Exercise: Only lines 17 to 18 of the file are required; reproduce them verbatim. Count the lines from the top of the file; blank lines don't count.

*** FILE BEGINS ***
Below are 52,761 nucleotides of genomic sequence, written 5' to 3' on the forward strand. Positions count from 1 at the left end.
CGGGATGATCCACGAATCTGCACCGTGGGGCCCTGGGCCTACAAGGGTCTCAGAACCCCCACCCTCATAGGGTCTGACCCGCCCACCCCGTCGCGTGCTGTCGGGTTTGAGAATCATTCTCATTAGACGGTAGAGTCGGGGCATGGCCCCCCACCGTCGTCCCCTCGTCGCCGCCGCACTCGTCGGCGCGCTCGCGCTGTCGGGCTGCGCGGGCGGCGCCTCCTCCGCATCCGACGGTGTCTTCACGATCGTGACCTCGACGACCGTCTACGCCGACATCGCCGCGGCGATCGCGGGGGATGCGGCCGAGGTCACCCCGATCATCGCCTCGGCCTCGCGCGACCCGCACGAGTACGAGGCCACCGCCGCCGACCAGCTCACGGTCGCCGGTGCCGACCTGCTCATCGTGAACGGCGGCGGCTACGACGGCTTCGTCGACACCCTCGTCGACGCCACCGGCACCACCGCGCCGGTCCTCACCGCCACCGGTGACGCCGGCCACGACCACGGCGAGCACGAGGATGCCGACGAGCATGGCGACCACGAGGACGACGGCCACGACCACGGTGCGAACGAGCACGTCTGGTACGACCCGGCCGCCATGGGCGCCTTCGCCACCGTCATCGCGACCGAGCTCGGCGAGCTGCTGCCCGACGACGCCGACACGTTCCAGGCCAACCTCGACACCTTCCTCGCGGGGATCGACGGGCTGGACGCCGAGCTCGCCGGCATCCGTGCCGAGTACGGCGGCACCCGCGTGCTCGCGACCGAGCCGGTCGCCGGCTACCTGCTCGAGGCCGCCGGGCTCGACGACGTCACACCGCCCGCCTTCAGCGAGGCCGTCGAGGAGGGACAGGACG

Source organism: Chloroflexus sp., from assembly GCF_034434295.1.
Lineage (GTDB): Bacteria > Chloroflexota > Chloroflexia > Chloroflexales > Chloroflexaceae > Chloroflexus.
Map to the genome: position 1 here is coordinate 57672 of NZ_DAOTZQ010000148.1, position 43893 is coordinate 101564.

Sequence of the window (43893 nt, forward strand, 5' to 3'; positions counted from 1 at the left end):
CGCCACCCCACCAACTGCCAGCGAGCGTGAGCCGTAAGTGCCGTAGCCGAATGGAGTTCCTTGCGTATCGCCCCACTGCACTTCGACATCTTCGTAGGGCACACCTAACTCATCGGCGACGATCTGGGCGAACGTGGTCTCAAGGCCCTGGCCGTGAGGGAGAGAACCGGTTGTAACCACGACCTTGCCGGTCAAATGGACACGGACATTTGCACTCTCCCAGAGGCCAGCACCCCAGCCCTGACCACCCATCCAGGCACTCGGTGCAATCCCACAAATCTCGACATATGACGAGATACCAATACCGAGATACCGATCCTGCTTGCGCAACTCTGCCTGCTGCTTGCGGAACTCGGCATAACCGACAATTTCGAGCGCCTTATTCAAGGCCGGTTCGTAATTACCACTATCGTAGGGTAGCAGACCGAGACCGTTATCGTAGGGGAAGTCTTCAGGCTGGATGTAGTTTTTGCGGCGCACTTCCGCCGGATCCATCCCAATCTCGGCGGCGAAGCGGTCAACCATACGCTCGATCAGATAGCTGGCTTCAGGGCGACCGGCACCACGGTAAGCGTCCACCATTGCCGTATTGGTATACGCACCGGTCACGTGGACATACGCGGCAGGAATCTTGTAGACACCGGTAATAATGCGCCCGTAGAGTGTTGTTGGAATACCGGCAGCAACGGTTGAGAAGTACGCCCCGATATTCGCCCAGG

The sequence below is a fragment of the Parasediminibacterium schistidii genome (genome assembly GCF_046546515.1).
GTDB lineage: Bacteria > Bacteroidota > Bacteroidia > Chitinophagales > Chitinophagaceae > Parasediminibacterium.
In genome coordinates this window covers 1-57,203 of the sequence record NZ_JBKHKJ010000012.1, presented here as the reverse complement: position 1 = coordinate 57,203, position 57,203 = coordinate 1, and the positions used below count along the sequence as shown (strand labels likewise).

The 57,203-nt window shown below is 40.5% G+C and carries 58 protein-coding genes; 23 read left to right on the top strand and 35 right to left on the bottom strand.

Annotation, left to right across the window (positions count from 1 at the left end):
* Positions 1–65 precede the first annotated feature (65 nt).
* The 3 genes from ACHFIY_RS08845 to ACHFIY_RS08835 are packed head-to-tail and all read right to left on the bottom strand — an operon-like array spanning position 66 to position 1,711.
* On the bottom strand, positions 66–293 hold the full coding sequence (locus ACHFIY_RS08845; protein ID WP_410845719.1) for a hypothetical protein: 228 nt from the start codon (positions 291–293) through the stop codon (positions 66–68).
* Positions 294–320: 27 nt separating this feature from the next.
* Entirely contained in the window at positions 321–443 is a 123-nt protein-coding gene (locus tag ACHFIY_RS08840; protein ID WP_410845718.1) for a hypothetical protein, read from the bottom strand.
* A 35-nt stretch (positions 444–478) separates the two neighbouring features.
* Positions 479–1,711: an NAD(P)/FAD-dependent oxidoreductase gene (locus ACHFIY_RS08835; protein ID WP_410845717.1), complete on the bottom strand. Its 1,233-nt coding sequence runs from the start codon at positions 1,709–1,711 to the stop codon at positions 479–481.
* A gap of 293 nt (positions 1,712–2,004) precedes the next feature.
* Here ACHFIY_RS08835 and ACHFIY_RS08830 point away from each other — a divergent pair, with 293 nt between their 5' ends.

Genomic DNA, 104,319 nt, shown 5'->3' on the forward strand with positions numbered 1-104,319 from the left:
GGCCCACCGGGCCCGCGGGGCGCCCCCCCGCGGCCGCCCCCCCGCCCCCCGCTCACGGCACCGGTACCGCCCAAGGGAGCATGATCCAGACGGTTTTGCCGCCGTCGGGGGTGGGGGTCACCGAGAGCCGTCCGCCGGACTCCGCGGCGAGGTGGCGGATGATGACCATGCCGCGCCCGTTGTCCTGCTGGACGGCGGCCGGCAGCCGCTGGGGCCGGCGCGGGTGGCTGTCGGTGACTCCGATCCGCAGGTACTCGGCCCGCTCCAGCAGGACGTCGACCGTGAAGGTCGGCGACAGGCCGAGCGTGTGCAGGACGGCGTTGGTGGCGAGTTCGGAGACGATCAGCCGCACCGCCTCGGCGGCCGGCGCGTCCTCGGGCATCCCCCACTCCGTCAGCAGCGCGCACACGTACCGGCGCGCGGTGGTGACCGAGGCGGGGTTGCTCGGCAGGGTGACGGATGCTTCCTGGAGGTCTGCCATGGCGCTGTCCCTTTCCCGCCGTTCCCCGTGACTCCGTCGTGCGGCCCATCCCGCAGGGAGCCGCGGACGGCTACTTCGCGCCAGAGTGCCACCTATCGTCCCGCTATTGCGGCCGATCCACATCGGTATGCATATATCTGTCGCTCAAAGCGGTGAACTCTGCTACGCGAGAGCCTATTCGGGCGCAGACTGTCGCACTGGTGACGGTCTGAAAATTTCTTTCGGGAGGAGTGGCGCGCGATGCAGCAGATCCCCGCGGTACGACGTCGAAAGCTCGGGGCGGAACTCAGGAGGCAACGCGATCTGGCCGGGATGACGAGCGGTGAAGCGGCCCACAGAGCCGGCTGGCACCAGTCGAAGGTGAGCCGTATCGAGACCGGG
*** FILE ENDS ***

* Entirely contained in the window at positions 321–443 is a 123-nt protein-coding gene (locus tag ACHFIY_RS08840; protein ID WP_410845718.1) for a hypothetical protein, read from the bottom strand.
* A 35-nt stretch (positions 444–478) separates the two neighbouring features.